Then there’s the hidden, perhaps anxiously controlling presence of the ex. Several fathers told me they were aware of the mother of their children hovering in the background — just an arm visible on the edge of the screen. It rather precludes spontaneous, relaxed chatting.

Some judges may now have realised that virtual visitation has limitations. Earlier this year, Judge Roderic Wood denied a mother permission to take her two-year-old son to Hong Kong. She had argued that the boy could keep in touch with his father with internet video calls and visits. The judge ruled, ‘I do not believe this mother once in Hong Kong, if given permission, would adhere to the contact regime prefigured in her case.’

He added: ‘As counsel notes in her closing submissions, “You can’t hug Skype.”’ You don’t have to be a touchy-feely type to see the point.

Got something to add? Join the discussion and comment below.

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Show comments
  • Mr TaxPayer

    I have had to live away Mon-Fri through work for the last 3 yearsas my children grew from 9/6 to 12/9, and while Skpe has been a god-send in terms of helping my family cope with my absence, it is NOT a substitute for me being there for any party.

    This is madness. How about judges try conducting trials or hearings via Skype? No, thought not.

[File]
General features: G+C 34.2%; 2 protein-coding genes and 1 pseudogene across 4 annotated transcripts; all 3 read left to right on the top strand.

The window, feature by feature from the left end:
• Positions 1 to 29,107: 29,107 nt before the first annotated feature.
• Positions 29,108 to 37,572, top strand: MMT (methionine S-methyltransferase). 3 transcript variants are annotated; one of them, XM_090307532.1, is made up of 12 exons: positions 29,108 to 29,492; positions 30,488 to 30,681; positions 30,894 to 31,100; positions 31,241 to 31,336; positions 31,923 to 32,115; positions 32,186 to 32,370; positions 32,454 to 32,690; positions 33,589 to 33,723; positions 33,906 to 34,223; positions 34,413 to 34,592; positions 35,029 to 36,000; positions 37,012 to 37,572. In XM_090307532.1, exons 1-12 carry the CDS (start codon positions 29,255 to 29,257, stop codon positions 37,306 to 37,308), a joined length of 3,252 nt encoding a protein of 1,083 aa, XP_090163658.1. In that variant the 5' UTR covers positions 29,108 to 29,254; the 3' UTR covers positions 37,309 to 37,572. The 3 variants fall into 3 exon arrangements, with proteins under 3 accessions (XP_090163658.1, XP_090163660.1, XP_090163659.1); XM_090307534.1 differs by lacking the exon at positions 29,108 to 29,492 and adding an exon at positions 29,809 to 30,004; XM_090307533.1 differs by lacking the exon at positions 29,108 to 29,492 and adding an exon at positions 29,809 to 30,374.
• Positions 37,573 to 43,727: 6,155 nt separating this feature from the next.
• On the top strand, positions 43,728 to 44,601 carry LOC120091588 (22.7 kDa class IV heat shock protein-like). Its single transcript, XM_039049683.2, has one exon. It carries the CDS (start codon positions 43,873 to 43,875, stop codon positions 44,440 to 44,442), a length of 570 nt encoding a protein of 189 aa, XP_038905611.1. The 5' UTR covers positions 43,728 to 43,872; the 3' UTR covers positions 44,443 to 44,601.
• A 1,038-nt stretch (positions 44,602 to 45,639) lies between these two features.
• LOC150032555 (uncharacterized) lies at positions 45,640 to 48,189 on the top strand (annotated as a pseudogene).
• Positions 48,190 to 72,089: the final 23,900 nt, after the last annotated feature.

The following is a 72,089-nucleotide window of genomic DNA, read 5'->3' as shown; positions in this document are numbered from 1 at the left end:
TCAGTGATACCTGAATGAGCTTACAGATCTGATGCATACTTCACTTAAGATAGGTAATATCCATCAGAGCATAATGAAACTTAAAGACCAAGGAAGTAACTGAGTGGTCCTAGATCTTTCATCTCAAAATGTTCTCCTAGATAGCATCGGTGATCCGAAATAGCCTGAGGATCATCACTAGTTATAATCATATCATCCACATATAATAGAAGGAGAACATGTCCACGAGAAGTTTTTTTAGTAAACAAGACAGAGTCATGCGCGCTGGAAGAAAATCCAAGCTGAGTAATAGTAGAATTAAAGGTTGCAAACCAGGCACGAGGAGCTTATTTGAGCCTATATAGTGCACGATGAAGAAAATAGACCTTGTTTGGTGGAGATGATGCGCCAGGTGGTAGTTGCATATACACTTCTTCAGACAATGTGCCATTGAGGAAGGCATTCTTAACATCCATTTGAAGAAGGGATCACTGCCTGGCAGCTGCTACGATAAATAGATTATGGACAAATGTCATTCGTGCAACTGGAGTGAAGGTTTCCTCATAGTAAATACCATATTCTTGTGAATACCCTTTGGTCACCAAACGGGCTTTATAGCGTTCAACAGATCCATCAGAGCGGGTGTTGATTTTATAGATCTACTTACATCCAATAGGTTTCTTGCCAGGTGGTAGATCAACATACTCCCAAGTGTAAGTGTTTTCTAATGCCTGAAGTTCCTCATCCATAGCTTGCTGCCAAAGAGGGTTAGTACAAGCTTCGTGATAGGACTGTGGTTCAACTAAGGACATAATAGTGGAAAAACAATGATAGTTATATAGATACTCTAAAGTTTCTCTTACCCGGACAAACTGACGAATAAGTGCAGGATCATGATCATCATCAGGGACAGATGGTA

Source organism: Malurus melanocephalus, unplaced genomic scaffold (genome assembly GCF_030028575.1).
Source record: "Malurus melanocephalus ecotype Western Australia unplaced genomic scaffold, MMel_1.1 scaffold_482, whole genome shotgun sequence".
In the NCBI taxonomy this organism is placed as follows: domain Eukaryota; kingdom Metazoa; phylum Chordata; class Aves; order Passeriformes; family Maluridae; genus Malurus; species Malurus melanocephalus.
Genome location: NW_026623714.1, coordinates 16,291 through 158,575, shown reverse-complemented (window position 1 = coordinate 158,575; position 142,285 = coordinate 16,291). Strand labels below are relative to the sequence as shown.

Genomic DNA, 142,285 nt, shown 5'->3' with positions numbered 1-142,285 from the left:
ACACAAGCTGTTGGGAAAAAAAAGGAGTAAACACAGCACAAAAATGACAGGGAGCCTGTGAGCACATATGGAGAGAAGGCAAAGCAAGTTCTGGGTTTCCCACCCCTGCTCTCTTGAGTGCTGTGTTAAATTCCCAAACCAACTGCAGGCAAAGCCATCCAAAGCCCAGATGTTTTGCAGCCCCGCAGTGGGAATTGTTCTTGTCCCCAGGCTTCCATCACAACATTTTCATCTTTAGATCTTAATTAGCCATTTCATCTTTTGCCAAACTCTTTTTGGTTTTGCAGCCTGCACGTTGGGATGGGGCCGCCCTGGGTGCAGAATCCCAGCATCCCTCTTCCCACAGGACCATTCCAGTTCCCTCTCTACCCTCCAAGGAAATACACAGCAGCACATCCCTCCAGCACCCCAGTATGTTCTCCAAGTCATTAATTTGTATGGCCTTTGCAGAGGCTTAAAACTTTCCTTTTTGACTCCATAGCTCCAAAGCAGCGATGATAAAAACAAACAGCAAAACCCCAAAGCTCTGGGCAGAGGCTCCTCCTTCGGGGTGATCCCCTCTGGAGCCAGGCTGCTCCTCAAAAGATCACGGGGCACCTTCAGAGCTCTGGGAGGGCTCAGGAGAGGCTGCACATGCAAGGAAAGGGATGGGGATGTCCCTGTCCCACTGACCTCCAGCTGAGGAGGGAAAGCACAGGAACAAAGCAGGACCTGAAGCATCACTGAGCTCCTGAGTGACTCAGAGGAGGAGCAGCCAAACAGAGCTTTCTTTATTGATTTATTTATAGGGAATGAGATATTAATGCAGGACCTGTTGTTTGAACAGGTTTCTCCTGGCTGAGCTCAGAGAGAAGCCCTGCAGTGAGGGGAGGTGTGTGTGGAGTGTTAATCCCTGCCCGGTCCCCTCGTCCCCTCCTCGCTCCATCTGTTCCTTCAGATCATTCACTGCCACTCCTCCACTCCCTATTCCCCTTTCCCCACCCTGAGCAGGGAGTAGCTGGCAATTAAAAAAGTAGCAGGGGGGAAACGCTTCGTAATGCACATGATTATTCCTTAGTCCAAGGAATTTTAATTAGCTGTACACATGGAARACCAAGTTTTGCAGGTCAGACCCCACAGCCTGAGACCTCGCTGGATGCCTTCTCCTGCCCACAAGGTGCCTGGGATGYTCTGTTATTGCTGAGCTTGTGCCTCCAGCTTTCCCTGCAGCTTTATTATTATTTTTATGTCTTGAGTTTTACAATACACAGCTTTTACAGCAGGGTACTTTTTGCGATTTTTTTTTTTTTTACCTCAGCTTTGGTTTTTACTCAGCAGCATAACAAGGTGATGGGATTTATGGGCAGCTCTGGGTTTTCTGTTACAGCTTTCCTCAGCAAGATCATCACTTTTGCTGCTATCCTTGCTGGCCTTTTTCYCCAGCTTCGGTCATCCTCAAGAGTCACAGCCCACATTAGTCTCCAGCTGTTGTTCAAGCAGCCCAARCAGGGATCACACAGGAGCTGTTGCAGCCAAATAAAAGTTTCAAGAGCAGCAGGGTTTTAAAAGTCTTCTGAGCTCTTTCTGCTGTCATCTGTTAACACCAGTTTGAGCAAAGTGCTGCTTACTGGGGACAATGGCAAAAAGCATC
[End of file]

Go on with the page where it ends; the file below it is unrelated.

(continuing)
• Nick Langford

    Let us hope that more judges follow Roderick Wood’s lead in Re R (A Child:
    Relocation) [2015] EWHC 456.

  • Bruno_Ditri

    British Relocation Law has progressed significantly in the past five years. The importance of both natural parents in a child’s development is now better recognised, and the overriding importance once placed upon the wishes of a relocating parent has been moderated. A turning point came with Re D (Children) 2010 EWCA Civ 50, in which the litigant-in-person father presented Sir Nicholas Wall with a plethora of child-centric psychological, sociological and developmental research. Sir Nicholas found this evidence – and the arguments presented by the father – as being “compelling” for a review of Relocation Law. That review came a year later in Re K (Children) 2011 EWCA Civ 793, in which Re D was cited. It is distressing that a number of judges still view indirect contact (Skype, telephone, emails, letters) as being adequate for the maintenance and promotion of a warm and loving relationship between children and their parents. I wonder if those same judges would be happy to conduct their own marital and familial relationships on the same basis.

    • Cyril Sneer